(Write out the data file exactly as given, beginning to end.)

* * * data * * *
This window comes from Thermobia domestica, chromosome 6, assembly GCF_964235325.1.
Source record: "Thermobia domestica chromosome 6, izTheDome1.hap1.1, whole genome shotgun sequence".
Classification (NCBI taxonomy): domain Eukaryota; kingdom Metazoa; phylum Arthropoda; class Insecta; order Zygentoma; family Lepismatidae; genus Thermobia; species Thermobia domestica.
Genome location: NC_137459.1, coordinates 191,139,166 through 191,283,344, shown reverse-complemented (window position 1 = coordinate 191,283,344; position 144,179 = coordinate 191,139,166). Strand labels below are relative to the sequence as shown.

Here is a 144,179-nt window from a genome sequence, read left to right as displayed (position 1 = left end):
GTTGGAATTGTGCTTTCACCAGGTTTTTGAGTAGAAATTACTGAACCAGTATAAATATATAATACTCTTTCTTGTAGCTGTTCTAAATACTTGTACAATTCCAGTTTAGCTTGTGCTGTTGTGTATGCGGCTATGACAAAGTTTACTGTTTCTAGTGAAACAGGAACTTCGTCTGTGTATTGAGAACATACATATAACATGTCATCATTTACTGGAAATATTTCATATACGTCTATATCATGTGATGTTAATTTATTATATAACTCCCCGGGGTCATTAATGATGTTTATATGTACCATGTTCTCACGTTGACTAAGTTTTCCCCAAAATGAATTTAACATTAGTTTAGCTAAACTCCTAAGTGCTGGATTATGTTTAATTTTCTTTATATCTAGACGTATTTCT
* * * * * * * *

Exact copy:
This window comes from Thermobia domestica, chromosome 6, assembly GCF_964235325.1.
Source record: "Thermobia domestica chromosome 6, izTheDome1.hap1.1, whole genome shotgun sequence".
Classification (NCBI taxonomy): domain Eukaryota; kingdom Metazoa; phylum Arthropoda; class Insecta; order Zygentoma; family Lepismatidae; genus Thermobia; species Thermobia domestica.
Genome location: NC_137459.1, coordinates 191,139,166 through 191,283,344, shown reverse-complemented (window position 1 = coordinate 191,283,344; position 144,179 = coordinate 191,139,166). Strand labels below are relative to the sequence as shown.

Here is a 144,179-nt window from a genome sequence, read left to right as displayed (position 1 = left end):
GTTGGAATTGTGCTTTCACCAGGTTTTTGAGTAGAAATTACTGAACCAGTATAAATATATAATACTCTTTCTTGTAGCTGTTCTAAATACTTGTACAATTCCAGTTTAGCTTGTGCTGTTGTGTATGCGGCTATGACAAAGTTTACTGTTTCTAGTGAAACAGGAACTTCGTCTGTGTATTGAGAACATACATATAACATGTCATCATTTACTGGAAATATTTCATATACGTCTATATCATGTGATGTTAATTTATTATATAACTCCCCGGGGTCATTAATGATGTTTATATGTACCATGTTCTCACGTTGACTAAGTTTTCCCCAAAATGAATTTAACATTAGTTTAGCTAAACTCCTAAGTGCTGGATTATGTTTAATTTTCTTTATATCTAGACGTATTTCT